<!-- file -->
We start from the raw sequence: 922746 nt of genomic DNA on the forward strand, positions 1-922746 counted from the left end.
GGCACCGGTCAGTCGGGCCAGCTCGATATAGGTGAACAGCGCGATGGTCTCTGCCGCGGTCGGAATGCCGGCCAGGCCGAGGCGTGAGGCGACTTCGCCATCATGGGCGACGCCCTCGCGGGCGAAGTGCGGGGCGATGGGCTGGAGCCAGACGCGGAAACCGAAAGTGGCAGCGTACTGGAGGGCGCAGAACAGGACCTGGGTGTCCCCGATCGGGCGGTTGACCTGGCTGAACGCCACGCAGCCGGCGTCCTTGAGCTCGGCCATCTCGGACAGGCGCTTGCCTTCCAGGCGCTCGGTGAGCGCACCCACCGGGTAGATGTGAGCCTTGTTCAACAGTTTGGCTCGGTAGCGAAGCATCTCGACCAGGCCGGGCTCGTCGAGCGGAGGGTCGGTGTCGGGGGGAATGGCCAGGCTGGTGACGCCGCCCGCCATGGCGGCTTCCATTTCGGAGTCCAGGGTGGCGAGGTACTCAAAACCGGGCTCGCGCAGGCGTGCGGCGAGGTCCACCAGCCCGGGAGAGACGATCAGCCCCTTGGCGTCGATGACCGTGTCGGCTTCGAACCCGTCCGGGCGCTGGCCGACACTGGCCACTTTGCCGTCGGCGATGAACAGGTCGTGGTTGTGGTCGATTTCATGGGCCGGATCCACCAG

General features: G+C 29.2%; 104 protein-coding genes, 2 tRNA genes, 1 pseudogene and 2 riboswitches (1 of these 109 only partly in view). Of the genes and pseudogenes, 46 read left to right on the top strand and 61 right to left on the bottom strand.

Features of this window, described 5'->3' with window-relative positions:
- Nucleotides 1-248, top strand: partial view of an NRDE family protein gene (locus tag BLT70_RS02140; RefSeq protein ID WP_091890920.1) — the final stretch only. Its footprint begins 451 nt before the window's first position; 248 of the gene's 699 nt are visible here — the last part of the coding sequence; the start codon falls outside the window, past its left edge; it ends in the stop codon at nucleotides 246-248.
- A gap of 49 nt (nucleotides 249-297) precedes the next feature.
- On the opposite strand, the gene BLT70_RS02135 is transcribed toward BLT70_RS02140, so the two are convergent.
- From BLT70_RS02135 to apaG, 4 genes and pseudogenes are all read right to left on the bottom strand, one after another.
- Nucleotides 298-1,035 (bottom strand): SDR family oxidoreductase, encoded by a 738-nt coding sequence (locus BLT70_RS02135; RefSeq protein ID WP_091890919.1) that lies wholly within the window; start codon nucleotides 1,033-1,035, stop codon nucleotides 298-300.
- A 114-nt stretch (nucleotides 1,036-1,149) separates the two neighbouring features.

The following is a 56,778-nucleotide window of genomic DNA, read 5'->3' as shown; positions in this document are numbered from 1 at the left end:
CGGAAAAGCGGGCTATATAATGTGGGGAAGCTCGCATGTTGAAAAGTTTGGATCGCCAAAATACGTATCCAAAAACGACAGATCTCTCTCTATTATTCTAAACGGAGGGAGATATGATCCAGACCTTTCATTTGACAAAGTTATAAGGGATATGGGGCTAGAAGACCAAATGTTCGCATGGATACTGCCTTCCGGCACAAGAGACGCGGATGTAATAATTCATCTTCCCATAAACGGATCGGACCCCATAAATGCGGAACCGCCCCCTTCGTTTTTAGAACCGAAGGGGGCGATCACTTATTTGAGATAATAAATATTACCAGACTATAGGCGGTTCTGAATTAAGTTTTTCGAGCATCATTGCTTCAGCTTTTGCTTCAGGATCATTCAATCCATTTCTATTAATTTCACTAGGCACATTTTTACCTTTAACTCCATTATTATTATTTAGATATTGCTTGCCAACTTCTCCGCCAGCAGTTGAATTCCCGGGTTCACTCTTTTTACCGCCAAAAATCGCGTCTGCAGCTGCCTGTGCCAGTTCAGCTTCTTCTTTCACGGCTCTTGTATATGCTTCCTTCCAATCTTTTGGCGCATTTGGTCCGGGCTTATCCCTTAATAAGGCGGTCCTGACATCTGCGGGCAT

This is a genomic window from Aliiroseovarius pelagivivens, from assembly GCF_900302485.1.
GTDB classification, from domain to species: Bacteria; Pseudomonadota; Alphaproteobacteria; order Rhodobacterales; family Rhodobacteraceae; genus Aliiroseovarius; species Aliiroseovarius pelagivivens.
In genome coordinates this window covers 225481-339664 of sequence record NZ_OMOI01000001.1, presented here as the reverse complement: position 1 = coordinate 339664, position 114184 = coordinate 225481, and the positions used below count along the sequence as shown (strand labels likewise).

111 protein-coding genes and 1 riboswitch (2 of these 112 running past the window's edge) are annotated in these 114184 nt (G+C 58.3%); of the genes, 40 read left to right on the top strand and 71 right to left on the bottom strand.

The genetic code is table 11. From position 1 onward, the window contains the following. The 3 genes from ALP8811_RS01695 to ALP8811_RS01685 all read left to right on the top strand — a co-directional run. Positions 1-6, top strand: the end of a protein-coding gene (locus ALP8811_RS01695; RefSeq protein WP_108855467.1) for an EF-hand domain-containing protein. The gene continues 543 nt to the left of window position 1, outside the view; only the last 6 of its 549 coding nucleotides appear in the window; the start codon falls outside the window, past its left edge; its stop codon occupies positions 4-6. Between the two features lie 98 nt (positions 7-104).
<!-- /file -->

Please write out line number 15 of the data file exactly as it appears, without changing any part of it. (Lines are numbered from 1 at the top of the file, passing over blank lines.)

In genome coordinates this window covers 225481-339664 of sequence record NZ_OMOI01000001.1, presented here as the reverse complement: position 1 = coordinate 339664, position 114184 = coordinate 225481, and the positions used below count along the sequence as shown (strand labels likewise).